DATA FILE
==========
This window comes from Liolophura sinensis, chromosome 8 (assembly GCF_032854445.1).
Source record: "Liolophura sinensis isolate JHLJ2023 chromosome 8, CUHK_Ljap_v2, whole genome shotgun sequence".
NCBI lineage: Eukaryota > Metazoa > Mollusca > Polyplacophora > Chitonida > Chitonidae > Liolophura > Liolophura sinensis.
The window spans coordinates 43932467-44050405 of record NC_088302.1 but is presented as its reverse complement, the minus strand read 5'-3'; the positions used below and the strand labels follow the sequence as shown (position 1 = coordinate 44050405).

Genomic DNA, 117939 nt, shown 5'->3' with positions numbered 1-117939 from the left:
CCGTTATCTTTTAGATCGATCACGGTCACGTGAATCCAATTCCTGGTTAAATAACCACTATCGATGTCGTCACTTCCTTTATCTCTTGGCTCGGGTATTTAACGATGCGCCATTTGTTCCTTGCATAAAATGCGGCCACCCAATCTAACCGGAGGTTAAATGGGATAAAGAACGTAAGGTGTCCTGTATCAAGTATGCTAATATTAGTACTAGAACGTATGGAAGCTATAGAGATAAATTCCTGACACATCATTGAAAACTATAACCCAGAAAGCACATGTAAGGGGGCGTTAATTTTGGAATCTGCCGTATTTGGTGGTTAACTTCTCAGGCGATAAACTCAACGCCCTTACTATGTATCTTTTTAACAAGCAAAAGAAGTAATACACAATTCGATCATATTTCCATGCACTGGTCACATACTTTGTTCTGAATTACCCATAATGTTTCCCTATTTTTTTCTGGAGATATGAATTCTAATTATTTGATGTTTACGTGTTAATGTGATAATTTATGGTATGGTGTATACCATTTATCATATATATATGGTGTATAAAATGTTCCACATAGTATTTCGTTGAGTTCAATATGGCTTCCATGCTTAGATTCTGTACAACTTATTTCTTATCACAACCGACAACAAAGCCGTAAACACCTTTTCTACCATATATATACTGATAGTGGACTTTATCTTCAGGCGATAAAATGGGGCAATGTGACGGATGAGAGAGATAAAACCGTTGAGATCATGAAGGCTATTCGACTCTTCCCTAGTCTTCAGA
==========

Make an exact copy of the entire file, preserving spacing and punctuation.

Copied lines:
This window comes from Liolophura sinensis, chromosome 8 (assembly GCF_032854445.1).
Source record: "Liolophura sinensis isolate JHLJ2023 chromosome 8, CUHK_Ljap_v2, whole genome shotgun sequence".
NCBI lineage: Eukaryota > Metazoa > Mollusca > Polyplacophora > Chitonida > Chitonidae > Liolophura > Liolophura sinensis.
The window spans coordinates 43932467-44050405 of record NC_088302.1 but is presented as its reverse complement, the minus strand read 5'-3'; the positions used below and the strand labels follow the sequence as shown (position 1 = coordinate 44050405).

Genomic DNA, 117939 nt, shown 5'->3' with positions numbered 1-117939 from the left:
CCGTTATCTTTTAGATCGATCACGGTCACGTGAATCCAATTCCTGGTTAAATAACCACTATCGATGTCGTCACTTCCTTTATCTCTTGGCTCGGGTATTTAACGATGCGCCATTTGTTCCTTGCATAAAATGCGGCCACCCAATCTAACCGGAGGTTAAATGGGATAAAGAACGTAAGGTGTCCTGTATCAAGTATGCTAATATTAGTACTAGAACGTATGGAAGCTATAGAGATAAATTCCTGACACATCATTGAAAACTATAACCCAGAAAGCACATGTAAGGGGGCGTTAATTTTGGAATCTGCCGTATTTGGTGGTTAACTTCTCAGGCGATAAACTCAACGCCCTTACTATGTATCTTTTTAACAAGCAAAAGAAGTAATACACAATTCGATCATATTTCCATGCACTGGTCACATACTTTGTTCTGAATTACCCATAATGTTTCCCTATTTTTTTCTGGAGATATGAATTCTAATTATTTGATGTTTACGTGTTAATGTGATAATTTATGGTATGGTGTATACCATTTATCATATATATATGGTGTATAAAATGTTCCACATAGTATTTCGTTGAGTTCAATATGGCTTCCATGCTTAGATTCTGTACAACTTATTTCTTATCACAACCGACAACAAAGCCGTAAACACCTTTTCTACCATATATATACTGATAGTGGACTTTATCTTCAGGCGATAAAATGGGGCAATGTGACGGATGAGAGAGATAAAACCGTTGAGATCATGAAGGCTATTCGACTCTTCCCTAGTCTTCAGA